A large part of her more recent work is trying to help first-in-family students stay at university, while educating institutions on how to support these students to graduate. Her current ARC Discovery Project is exploring how FiF students persist at university, particularly the capitals and capabilities that assist in this process.
She says that this project and others has uncovered some worrying insights.
“We have interviewed and surveyed students across nine universities and found that a large proportion of those first-in-family students had considered leaving,” she says.
“The students in this study talked about being grateful [for being at university] and many had a low sense of belonging. This impacts on your behaviour, especially your help-seeking behaviour, in that these students often feel they can’t, or shouldn’t, ask for help.”
Professor O’Shea says one of the key elements that can help those students who feel that sense of disconnection to the university culture is their families.
“In times of difficulty who do you turn to? The top two responses we received were ‘self’ and ‘family’. These answers came across quite overwhelmingly in the interviews and narratives we collected from students, not just for young students but for mature-age students as well,” she says.
“Often in the research literature, family of those students who are the first to attend university are painted in a negative light. They are seen as less than positive about a family member going to university, but that is not necessarily the case. Family members can also be key supporters of students and their educational ambitions,” she affirms.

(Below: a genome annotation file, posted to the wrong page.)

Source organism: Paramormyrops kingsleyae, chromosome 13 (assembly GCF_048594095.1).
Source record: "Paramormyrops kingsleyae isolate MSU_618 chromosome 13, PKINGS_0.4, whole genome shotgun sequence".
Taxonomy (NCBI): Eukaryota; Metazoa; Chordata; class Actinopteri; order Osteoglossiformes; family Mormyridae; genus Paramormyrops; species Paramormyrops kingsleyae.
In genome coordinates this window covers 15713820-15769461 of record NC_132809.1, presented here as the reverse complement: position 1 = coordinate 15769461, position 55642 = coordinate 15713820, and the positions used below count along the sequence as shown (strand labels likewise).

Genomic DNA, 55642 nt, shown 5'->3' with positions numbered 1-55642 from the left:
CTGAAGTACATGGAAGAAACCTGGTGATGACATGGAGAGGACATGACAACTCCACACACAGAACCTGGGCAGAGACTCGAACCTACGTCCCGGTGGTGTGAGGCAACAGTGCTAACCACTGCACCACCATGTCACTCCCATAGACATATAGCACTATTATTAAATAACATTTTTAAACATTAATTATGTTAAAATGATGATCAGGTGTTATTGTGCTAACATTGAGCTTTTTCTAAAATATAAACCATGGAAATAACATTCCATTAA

Supported by the Churchill Trust, last year Professor O’Shea conducted an international Fellowship project to explore ‘best practices in engaging and retaining students who are the first in their families to attend university in the UK, Canada and USA’, providing another significant contribution to research in this space.
Unexpected journey for senior academic
Associate Professor Trish Mundy- Associate Dean (Education) LHA, shares her story about her journey to becoming a UOW academic as the first in her family to attend university. Watch now.
First in Family student profile
Ashleigh Doherty, Bachelor of Medical and Health Sciences
“I was born and raised in the Illawarra in a large family with majority working in the transport industry as mechanics or drivers etc.
My journey to university was quite intimidating, as it is daunting being the first to navigate an unfamiliar path, but I was always encouraged to dedicate myself to my goals! And this was the path that my love for science and the human body was taking me.
I am now currently in my third year of a Bachelor of Medical and Health Sciences (Honours)(Dean's Scholar) and loving every moment of it.
When I was deciding what to do when I left high school I quickly decided that it is more important strive to be the best possible ‘you’ - doing something that you're interested in, rather than to allow pondering the "what if's" to consume the rest of your life. I stuck with that mindset through every barrier that I faced and continue to live by it as I decide what is next after university.